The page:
Globally, there have always been and continues to be health disparities between developed and developing or rich and poor countries and sometimes the disparities within countries may be greater than disparities between developed and developing countries. These are witnessed among different racial or ethnic groups, between different socio-economic groups, sexual orientation, religious groups, and between rural and urban populations [26]. The focus of this chapter is rural health and so we will briefly discuss health disparities between rural and urban populations, especially in Ghana. In access to healthcare, for instance, rural and geographically isolated populations have limited access to qualified health professionals and health, well-equipped health facilities compared to people living in urban and metropolitan areas. In the United States (US), for instance, the National Center for Health Workforce Analysis (NCHWA) reported in 2014 that less than 8% of all qualified physicians and surgeons in the US chose to practice in rural settings [27]. The report also indicated that healthcare workers who are less educated and trained are living in rural areas. This trend is similar to the health workforce distribution in Ghana between rural and urban communities. The World Bank ranked Ghana as 14th in Africa for a doctor to population ratio with the doctor-population ratio being 0.1 per 1000 people [28] which is an improvement from previous years. The doctor to population ratio was 1:7374, 1:8481, 1:8808, 1:9043 and 1:9749 for 2017, 2016, 2015, 2014 and 2013 respectively [17]. The rural–urban differences were greater than the national ratios above. For example, the ratios for Greater Accra and Ashanti regions, which have larger proportions of their populations living in urban areas, were 1:3052 and 1:6,888 in 2017. On the other hand, Upper East, Western, and Upper West regions which have larger proportions of their population living in rural areas had doctor-to-population ratios of 1:26,489, 1:20,568, and 1:14,821 respectively in 2017 [17]. Huge differences also exist in the distribution of midwives in the country, where Greater Accra and Ashanti regions had 3,232 and 2597 midwives respectively while Northern which has almost 70% of its population in rural communities had 823 midwives [17] during the same period.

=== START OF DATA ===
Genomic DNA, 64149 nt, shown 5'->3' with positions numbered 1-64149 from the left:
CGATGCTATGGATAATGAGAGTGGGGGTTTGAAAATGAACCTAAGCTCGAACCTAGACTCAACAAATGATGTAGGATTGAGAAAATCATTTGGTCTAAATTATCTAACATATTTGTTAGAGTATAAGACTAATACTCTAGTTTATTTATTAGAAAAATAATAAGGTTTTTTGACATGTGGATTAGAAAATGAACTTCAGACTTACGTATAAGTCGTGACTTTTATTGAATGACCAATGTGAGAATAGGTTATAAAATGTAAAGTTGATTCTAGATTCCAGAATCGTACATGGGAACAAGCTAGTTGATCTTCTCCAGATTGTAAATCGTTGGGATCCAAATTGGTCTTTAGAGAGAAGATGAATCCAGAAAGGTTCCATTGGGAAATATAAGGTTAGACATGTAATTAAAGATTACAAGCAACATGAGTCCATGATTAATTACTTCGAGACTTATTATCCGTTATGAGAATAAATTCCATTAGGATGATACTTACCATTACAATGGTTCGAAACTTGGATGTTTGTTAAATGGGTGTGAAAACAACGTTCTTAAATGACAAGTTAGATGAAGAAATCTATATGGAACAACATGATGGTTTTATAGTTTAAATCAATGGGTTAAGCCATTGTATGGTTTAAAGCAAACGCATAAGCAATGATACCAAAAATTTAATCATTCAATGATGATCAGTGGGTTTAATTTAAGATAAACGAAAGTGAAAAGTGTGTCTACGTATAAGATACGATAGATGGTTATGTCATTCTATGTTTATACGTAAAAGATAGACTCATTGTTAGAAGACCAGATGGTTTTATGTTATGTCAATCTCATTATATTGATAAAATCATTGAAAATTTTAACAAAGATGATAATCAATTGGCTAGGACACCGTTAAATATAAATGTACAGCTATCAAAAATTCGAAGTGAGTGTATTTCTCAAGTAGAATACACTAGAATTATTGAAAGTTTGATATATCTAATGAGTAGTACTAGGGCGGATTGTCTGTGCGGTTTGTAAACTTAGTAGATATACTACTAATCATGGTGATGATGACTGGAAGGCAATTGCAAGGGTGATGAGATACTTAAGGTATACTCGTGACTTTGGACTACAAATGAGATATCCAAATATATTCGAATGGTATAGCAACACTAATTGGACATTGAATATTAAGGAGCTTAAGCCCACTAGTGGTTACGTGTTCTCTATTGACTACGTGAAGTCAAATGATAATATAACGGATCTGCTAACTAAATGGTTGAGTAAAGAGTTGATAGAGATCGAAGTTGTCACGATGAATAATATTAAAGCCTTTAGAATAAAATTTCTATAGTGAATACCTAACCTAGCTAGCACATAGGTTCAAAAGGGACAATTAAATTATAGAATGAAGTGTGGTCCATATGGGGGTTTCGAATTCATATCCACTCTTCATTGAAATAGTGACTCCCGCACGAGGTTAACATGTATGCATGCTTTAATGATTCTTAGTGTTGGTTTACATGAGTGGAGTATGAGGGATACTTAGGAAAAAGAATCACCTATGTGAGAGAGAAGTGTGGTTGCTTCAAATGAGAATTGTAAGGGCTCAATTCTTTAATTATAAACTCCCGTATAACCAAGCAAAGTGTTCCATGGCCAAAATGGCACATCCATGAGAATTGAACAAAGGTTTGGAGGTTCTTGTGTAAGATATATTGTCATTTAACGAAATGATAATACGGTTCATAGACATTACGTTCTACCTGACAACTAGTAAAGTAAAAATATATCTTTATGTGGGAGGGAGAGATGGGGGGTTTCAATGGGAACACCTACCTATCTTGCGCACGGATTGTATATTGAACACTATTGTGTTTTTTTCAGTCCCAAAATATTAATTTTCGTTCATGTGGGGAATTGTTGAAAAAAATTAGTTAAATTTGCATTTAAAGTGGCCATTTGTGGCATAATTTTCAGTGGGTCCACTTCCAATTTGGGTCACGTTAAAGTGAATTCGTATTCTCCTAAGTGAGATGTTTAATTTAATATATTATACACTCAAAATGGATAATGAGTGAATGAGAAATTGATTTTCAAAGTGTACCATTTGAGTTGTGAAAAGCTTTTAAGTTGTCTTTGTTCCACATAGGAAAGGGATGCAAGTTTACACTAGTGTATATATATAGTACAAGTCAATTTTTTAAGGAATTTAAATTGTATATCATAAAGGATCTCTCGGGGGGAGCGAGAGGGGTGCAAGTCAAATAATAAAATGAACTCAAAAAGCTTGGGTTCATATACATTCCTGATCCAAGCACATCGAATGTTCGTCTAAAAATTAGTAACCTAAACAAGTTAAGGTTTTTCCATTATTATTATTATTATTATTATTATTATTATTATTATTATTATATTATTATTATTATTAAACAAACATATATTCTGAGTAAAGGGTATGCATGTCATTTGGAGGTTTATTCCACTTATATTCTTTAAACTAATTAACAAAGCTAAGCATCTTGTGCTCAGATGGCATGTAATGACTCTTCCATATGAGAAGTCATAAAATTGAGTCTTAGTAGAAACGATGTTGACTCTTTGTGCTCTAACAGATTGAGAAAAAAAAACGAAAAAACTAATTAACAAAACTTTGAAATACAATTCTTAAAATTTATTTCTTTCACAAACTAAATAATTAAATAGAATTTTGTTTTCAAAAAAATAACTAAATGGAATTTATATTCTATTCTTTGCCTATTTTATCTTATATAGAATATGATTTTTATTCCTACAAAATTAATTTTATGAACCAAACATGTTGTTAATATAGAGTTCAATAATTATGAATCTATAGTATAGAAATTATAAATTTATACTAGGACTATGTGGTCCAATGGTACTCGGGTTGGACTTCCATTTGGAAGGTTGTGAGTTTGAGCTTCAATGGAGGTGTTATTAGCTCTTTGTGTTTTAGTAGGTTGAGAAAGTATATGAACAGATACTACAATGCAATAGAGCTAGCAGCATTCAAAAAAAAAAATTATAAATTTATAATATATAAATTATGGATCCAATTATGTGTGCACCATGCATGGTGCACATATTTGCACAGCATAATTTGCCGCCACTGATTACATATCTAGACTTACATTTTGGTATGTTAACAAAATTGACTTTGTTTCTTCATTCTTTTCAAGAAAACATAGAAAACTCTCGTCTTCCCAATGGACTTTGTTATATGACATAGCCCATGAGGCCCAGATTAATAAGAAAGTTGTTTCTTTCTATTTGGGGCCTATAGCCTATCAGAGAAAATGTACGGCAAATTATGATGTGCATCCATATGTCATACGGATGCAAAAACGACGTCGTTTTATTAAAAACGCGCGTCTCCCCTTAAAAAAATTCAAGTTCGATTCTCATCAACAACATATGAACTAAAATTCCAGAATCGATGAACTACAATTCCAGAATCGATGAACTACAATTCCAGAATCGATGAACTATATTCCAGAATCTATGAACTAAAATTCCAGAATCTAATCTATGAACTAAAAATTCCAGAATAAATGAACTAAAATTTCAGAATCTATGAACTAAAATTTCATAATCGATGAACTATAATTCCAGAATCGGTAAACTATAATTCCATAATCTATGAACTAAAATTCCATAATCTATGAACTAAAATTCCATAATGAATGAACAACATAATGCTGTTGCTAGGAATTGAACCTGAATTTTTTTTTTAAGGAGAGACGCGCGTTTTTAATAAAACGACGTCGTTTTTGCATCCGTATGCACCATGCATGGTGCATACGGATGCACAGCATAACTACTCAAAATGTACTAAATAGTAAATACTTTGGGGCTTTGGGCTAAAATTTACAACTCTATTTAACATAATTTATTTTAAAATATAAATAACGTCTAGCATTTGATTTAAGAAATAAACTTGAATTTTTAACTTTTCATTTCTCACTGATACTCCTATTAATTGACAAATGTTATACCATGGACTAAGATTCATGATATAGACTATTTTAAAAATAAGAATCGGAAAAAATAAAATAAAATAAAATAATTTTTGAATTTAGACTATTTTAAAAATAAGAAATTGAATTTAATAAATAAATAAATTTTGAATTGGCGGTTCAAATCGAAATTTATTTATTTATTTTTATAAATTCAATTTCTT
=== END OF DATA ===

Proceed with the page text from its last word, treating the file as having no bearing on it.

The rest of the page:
Not only access to healthcare but there are also disparities in health outcomes between rural and urban populations in Ghana. A few examples of these disparities in health outcomes cover mortality, malaria prevalence, and children’s nutritional status. Under-5 mortality data from the 2014 Ghana Demographic and Health Survey (GDHS) showed regional differences in under-5 mortality with rural communities bearing the greatest burden of under-5 mortality. For instance, under-5 mortality was 75 deaths per 1,000 live births among children in rural areas compared to 64 deaths per 1,000 live births among children in urban areas [29]. The figures were 47 deaths per 1,000 live births in Greater Accra compared to 111 deaths per 1,000 live births in the Northern region. Infant mortality was also highest in the Upper West and Northern regions where two-thirds of their populations live in rural communities. In the same GDHS reported, malaria prevalence was higher among children 6–59 months in rural areas (38%) than children in urban areas (14%). On a regional basis, malaria prevalence was highest among children in the Northern region (40%) compared to Greater Accra (11%) region [29].